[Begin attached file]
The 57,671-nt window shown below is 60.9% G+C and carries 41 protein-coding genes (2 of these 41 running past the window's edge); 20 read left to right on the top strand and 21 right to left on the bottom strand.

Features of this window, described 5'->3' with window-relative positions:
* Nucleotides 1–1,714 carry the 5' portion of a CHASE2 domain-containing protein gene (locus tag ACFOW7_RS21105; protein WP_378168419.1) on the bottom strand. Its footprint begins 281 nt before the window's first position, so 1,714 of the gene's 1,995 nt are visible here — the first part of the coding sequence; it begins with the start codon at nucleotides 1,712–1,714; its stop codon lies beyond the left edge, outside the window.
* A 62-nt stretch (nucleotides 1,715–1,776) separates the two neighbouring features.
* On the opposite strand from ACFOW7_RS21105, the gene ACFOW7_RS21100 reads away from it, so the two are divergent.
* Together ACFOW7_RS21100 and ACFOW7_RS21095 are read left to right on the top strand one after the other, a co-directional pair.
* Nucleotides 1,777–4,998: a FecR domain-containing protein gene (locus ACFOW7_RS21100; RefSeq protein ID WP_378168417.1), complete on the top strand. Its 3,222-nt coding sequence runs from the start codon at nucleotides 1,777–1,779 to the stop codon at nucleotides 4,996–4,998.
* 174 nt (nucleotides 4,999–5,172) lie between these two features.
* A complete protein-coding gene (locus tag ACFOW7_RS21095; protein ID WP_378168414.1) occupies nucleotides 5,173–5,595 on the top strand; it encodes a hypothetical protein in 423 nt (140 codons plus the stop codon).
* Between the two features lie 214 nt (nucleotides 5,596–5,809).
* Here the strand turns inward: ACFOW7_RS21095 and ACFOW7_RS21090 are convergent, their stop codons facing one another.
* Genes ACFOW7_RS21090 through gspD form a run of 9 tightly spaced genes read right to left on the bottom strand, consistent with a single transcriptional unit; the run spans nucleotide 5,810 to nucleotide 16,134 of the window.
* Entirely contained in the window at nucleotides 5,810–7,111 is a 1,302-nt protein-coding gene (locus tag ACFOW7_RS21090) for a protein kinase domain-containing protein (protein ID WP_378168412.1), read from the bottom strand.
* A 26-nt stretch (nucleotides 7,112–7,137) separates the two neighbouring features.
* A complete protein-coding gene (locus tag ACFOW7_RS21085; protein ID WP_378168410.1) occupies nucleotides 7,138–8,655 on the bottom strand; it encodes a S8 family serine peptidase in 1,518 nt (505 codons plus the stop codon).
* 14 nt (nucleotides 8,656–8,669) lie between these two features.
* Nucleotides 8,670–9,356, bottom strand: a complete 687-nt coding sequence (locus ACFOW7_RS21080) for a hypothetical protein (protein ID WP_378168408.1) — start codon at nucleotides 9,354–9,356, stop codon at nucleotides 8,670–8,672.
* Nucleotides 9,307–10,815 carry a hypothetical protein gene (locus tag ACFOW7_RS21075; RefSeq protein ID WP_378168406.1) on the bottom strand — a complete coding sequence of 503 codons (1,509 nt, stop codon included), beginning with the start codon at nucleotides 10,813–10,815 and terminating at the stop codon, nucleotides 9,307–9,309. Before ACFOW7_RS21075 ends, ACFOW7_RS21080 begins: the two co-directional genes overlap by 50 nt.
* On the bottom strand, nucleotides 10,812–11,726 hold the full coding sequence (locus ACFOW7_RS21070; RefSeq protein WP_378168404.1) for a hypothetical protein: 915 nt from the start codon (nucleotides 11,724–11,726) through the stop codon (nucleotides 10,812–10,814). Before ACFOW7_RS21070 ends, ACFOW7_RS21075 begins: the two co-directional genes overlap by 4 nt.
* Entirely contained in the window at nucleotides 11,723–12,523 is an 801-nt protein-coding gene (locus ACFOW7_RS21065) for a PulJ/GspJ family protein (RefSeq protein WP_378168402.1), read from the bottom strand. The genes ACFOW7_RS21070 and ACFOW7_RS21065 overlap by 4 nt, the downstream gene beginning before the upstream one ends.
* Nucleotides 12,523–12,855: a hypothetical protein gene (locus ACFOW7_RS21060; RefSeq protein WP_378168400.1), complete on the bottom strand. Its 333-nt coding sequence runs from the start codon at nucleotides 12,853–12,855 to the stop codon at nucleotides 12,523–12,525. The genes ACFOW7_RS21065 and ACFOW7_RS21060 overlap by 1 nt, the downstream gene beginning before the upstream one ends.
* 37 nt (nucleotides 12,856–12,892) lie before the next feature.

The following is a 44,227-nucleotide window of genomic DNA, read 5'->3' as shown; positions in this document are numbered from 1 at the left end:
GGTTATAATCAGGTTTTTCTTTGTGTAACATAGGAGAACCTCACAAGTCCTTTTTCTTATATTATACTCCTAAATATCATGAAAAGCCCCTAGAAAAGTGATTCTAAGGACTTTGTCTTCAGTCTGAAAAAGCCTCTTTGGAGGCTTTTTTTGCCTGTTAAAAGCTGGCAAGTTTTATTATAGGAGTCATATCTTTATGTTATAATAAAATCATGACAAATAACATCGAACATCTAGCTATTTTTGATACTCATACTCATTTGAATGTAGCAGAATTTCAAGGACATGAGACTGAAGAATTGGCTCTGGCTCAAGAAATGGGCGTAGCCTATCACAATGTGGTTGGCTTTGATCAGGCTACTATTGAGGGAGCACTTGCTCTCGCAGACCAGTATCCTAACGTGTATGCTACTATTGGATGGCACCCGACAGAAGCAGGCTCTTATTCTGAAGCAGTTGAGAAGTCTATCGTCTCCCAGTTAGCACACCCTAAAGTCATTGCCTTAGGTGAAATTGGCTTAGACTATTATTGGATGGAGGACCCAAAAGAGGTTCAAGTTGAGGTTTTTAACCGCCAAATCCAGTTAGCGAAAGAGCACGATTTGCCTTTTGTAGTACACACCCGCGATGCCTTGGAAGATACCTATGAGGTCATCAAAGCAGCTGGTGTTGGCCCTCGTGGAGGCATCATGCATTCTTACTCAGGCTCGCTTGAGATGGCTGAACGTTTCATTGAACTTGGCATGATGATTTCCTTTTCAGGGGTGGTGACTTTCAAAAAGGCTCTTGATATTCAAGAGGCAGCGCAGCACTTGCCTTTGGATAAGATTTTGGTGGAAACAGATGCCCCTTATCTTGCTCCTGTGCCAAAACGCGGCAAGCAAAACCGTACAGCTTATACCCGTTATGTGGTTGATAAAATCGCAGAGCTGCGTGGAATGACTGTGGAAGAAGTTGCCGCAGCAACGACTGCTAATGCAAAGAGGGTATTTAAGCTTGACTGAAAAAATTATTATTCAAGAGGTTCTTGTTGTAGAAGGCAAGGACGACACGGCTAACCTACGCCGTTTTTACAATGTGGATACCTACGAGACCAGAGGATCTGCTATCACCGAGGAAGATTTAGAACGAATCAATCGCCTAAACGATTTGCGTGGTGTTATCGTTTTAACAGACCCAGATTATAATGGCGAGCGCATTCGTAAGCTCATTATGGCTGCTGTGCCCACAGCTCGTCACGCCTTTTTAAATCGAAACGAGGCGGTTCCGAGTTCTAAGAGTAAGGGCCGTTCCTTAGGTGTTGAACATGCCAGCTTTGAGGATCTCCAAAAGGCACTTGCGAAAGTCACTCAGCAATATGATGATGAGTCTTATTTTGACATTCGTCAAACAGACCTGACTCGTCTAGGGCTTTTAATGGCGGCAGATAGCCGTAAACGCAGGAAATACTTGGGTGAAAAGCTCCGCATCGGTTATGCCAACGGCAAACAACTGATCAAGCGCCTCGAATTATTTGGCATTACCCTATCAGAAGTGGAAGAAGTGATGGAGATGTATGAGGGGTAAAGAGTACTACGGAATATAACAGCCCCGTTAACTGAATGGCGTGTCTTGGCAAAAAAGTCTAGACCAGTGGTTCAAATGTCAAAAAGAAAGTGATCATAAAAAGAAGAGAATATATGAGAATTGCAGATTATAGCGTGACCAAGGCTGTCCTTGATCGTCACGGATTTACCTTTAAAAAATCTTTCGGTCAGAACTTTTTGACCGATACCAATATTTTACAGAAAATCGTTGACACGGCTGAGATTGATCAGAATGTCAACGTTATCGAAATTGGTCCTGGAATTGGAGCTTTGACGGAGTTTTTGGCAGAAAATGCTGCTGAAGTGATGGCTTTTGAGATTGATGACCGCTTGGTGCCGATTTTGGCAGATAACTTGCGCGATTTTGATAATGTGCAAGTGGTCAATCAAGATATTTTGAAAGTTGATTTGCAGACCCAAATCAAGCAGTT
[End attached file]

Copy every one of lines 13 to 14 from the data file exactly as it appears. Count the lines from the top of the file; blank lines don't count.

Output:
* Entirely contained in the window at nucleotides 5,810–7,111 is a 1,302-nt protein-coding gene (locus tag ACFOW7_RS21090) for a protein kinase domain-containing protein (protein ID WP_378168412.1), read from the bottom strand.
* A 26-nt stretch (nucleotides 7,112–7,137) separates the two neighbouring features.